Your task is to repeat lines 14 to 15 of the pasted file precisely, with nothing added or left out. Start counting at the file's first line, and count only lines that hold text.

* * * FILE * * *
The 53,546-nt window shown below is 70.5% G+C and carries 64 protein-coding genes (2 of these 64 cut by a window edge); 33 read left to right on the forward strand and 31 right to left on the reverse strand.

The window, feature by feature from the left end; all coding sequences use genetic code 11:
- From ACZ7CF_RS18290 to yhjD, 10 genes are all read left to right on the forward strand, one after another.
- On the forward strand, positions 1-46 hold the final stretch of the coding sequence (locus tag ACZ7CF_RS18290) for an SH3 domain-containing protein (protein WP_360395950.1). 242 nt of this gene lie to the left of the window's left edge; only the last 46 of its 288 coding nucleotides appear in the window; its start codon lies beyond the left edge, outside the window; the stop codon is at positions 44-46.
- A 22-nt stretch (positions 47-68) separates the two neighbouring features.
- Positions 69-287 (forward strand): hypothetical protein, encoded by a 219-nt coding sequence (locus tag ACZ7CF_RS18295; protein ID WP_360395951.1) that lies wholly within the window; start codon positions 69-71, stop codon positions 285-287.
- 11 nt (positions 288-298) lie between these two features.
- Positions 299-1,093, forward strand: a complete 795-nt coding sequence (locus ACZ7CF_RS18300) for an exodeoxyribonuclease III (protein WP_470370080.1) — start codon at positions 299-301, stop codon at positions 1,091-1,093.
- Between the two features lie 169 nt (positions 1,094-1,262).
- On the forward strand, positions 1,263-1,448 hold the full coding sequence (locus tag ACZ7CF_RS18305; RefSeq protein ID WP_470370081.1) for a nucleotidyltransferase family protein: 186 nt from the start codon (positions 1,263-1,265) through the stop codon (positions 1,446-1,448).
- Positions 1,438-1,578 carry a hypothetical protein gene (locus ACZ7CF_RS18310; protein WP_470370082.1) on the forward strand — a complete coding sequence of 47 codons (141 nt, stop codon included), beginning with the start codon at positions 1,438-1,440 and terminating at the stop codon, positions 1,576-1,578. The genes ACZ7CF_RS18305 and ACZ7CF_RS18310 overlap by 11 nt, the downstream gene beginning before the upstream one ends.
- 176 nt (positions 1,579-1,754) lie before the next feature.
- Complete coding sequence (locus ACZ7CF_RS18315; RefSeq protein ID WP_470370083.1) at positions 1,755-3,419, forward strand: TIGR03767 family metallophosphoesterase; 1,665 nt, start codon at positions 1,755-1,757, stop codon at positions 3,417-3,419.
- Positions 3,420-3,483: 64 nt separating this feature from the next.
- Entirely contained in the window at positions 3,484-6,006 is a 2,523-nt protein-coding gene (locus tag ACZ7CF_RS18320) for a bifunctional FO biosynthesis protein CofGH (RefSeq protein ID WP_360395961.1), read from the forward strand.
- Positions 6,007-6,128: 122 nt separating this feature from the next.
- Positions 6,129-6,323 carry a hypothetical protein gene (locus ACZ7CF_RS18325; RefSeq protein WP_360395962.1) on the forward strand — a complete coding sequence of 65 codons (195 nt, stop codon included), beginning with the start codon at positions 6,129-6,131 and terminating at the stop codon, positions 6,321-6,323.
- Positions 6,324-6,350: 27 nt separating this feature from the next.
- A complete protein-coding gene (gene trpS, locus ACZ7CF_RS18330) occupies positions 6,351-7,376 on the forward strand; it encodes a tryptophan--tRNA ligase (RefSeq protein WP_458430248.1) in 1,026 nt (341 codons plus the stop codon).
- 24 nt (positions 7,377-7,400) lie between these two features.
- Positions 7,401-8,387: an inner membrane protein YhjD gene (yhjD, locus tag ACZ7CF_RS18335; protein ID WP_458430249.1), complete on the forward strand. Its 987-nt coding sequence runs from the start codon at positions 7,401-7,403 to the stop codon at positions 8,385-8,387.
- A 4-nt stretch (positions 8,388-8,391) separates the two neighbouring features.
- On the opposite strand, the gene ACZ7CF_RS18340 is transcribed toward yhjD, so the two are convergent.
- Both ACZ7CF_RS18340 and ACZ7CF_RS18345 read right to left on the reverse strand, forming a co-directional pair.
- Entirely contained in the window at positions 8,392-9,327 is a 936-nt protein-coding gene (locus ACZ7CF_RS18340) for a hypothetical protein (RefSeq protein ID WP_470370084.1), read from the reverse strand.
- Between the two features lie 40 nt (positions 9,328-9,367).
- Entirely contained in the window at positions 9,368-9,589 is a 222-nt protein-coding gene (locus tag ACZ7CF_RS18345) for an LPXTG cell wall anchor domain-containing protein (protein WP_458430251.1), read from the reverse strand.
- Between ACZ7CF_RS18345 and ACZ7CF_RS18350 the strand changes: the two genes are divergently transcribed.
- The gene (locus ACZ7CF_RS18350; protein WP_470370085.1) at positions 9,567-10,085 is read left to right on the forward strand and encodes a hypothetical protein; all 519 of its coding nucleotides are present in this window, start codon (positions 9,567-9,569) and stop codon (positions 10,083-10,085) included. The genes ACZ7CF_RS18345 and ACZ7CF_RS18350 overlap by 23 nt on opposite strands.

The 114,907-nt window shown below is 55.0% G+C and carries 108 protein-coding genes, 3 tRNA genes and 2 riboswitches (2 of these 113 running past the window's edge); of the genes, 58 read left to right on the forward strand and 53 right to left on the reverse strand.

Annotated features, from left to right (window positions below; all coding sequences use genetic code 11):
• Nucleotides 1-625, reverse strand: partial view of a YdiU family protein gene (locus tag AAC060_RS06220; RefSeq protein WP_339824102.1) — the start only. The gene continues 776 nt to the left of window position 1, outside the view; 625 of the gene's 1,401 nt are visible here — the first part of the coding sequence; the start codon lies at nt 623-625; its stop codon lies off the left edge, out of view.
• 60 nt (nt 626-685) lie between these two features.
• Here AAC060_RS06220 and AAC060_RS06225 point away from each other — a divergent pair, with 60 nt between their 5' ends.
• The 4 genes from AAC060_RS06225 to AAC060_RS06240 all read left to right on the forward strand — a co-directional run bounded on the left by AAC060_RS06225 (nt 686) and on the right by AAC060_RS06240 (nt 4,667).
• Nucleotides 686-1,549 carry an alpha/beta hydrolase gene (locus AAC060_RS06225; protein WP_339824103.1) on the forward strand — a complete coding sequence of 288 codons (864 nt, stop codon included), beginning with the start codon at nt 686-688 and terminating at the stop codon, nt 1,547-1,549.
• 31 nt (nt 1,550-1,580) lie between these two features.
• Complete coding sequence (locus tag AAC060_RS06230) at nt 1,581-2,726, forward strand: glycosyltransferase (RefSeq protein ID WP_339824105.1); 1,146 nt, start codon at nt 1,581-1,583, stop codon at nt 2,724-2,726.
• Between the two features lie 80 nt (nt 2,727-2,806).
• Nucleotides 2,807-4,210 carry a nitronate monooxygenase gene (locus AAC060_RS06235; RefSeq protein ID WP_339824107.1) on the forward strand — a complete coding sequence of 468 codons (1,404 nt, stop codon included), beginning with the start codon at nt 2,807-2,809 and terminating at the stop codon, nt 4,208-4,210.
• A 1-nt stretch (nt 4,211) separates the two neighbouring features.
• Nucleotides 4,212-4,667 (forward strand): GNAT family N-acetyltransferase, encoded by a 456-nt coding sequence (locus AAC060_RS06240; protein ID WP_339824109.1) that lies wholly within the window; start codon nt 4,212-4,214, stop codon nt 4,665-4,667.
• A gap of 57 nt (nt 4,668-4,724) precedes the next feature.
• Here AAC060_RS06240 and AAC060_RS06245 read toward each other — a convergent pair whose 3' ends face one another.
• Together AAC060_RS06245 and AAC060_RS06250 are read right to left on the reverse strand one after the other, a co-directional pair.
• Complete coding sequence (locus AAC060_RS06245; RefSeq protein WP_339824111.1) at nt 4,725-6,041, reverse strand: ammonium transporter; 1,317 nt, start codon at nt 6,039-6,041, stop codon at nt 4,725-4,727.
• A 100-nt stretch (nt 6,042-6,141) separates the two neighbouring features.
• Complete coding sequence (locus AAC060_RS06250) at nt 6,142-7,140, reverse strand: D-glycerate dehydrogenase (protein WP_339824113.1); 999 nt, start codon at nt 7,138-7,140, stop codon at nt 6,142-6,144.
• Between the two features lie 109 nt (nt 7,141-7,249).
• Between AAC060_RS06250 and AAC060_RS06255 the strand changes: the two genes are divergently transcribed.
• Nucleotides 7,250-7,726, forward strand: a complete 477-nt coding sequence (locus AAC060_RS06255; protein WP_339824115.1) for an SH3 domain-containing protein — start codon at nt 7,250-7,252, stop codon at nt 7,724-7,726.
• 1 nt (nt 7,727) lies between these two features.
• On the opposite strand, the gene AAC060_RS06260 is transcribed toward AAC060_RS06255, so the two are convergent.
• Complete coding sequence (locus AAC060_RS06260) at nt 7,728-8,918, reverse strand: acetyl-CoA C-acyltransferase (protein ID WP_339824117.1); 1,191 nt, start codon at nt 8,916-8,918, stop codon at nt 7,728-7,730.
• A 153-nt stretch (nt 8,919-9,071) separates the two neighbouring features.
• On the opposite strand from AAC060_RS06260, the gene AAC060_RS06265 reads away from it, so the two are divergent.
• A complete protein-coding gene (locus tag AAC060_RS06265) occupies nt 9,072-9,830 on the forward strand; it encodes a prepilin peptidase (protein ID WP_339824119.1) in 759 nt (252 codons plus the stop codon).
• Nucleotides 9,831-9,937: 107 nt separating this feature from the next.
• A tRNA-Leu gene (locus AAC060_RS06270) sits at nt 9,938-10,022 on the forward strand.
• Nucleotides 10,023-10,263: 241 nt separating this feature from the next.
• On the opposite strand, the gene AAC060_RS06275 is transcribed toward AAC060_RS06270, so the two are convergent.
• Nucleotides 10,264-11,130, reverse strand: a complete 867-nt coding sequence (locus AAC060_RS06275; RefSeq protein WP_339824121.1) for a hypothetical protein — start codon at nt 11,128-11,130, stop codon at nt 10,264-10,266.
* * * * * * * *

- Positions 3,420-3,483: 64 nt separating this feature from the next.
- Entirely contained in the window at positions 3,484-6,006 is a 2,523-nt protein-coding gene (locus tag ACZ7CF_RS18320) for a bifunctional FO biosynthesis protein CofGH (RefSeq protein ID WP_360395961.1), read from the forward strand.